Either story, while not wholly new in idea, would have worked on its own, but preferably with a proper rewrite to iron out the clumsy moments. And the characters' dialogue needed serious rewriting.
IIRC, the Q angle was shoehorned in at quite a late stage when a decision was made to make the pilot a double-length/"feature" rather than a regular episode long. I also think that the stories could have been done better separately. The Farpoint mission would have been a good opener, and a (differently done) Q episode could have followed up in the second episode, instead of the derivative Naked Now.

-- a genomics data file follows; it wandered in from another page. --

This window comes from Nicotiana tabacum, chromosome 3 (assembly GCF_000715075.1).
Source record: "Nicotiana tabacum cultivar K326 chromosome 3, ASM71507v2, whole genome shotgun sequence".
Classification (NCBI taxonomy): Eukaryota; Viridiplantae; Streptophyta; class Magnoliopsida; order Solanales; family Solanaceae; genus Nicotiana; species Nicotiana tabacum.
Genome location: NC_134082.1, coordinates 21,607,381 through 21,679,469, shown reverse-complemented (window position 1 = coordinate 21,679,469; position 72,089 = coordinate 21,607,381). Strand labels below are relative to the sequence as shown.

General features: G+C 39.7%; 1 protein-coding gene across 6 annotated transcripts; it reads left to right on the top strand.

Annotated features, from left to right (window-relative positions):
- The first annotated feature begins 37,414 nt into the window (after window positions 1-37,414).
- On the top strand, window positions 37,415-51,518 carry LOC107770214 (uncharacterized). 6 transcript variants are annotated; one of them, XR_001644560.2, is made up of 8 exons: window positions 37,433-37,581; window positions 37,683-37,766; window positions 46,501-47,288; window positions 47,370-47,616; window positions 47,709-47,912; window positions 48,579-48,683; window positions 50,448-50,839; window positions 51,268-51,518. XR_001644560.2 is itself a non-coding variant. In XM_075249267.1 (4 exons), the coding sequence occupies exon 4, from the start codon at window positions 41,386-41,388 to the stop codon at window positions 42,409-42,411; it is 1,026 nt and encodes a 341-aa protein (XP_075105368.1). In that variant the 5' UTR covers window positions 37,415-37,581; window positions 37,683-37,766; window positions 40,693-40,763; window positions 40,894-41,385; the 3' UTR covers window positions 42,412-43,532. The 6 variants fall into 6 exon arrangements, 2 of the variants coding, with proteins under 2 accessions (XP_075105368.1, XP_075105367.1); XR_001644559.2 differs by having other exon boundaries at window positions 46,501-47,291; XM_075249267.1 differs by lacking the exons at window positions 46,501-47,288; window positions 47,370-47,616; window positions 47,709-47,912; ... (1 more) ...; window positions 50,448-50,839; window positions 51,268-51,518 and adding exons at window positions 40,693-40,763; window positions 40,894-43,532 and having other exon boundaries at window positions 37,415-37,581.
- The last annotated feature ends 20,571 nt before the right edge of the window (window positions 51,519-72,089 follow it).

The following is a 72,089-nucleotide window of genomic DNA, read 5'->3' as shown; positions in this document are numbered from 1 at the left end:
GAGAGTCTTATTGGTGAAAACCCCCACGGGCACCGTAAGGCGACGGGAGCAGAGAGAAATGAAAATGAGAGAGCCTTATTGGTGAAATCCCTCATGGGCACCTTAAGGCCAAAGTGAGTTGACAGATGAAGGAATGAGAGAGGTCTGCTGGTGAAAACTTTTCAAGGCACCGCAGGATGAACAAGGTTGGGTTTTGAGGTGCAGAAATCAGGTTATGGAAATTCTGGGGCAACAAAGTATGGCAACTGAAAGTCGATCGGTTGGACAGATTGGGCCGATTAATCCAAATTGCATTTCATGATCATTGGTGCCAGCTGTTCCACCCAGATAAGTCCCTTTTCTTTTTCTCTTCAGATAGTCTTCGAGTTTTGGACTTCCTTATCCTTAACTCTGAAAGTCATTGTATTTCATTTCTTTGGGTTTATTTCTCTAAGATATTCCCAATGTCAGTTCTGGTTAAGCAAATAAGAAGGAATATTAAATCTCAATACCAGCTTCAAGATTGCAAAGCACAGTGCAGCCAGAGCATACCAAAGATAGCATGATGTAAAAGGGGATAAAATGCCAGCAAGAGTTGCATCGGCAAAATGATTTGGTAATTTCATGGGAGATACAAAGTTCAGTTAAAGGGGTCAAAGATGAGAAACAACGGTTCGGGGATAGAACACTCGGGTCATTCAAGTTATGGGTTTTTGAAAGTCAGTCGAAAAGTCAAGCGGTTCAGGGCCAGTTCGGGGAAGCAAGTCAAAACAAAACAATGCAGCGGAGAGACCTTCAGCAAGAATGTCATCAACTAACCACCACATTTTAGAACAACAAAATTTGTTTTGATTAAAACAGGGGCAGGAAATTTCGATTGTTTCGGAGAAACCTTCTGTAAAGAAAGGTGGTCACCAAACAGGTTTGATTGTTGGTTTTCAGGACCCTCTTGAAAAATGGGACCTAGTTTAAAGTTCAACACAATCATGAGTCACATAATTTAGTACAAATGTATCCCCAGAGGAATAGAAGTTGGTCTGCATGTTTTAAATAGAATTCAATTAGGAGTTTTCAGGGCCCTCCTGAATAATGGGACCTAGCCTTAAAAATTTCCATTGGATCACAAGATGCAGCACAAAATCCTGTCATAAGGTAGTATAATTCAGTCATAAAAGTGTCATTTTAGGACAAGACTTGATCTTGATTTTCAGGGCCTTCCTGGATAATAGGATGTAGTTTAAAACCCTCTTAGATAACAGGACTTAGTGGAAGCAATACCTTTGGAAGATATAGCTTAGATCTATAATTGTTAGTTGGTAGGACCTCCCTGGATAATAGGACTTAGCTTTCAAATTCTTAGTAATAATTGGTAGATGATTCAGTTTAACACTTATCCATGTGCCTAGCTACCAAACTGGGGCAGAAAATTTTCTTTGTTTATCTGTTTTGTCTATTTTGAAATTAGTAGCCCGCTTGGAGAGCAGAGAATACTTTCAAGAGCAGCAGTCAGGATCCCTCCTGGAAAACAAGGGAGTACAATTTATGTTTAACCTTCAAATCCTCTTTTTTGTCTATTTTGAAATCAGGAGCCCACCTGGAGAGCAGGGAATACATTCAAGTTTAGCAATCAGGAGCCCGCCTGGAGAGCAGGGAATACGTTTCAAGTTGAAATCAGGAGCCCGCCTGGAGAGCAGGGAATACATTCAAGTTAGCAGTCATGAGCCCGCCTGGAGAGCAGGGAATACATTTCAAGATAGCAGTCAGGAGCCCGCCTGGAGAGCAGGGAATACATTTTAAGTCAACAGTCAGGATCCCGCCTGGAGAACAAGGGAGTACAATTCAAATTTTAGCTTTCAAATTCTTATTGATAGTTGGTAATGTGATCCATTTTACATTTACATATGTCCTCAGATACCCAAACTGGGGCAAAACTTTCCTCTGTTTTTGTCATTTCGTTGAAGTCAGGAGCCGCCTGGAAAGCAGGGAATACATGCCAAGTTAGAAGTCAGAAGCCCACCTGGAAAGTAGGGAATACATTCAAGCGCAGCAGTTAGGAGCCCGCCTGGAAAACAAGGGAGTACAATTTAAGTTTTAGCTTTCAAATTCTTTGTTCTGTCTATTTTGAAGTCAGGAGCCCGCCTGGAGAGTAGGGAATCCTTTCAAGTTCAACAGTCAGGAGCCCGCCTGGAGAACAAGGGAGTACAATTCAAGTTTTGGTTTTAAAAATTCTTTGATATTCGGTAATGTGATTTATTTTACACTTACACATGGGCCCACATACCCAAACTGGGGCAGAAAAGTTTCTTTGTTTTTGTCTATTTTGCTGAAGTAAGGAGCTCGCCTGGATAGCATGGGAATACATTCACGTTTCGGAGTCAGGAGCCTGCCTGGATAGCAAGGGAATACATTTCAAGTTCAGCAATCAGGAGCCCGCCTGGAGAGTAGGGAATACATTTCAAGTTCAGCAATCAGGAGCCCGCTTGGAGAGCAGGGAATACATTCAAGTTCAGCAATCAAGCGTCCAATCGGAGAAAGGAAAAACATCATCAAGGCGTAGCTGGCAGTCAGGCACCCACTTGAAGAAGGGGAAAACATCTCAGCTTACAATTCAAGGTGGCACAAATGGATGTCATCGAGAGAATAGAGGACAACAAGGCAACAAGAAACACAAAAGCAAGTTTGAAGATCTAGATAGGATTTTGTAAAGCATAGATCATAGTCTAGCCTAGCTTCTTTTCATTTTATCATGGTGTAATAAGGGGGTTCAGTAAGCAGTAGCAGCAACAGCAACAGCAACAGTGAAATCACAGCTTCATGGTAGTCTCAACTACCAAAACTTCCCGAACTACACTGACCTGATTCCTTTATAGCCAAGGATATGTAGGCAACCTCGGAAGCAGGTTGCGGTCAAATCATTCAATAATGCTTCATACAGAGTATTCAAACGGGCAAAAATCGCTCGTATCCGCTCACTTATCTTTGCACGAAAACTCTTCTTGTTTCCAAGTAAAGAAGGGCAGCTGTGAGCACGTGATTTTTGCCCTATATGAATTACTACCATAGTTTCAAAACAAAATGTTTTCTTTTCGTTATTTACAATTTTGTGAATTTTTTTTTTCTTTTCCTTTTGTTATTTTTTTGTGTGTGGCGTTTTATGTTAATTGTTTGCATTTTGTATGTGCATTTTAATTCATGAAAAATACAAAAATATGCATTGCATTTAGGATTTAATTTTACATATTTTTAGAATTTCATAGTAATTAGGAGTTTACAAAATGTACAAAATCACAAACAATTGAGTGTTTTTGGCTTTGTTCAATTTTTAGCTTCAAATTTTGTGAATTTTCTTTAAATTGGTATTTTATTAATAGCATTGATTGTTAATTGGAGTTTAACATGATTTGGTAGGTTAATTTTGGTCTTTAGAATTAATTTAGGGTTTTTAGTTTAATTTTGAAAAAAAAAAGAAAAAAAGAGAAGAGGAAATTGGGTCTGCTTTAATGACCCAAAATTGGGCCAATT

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Old February 13 2011, 04:13 PM   #9
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Re: Revisiting ST-TNG...

^^ That is affirmed in the special features of the 1st season set. GR and company had planned on a one hour pilot and TPTB later insisted on a two hour pilot. Eventually GR gave in and gave them what they wanted.

I have no real criticism of John Q. DeLancie's performance, but the story itself doesn't really work for me. IT certainly echoes TOS' "The Squire Of Gothos," but in that story Trelane had some sort of motivation: he was a spoiled brat who had done his historical studies poorly. Q is evidently mischievous, but we never get a handle on his motivations. If the Q exist on an entirely different plane then how can they even be bothered with what humanity is doing. And if they think humans are a grievously savage race then why aren't they also bothering the Klingons, the Romulans, the Cardassians and so many others? The whole thing is so obviously shoehorned in where it doesn't belong.

Harvey wrote: View Post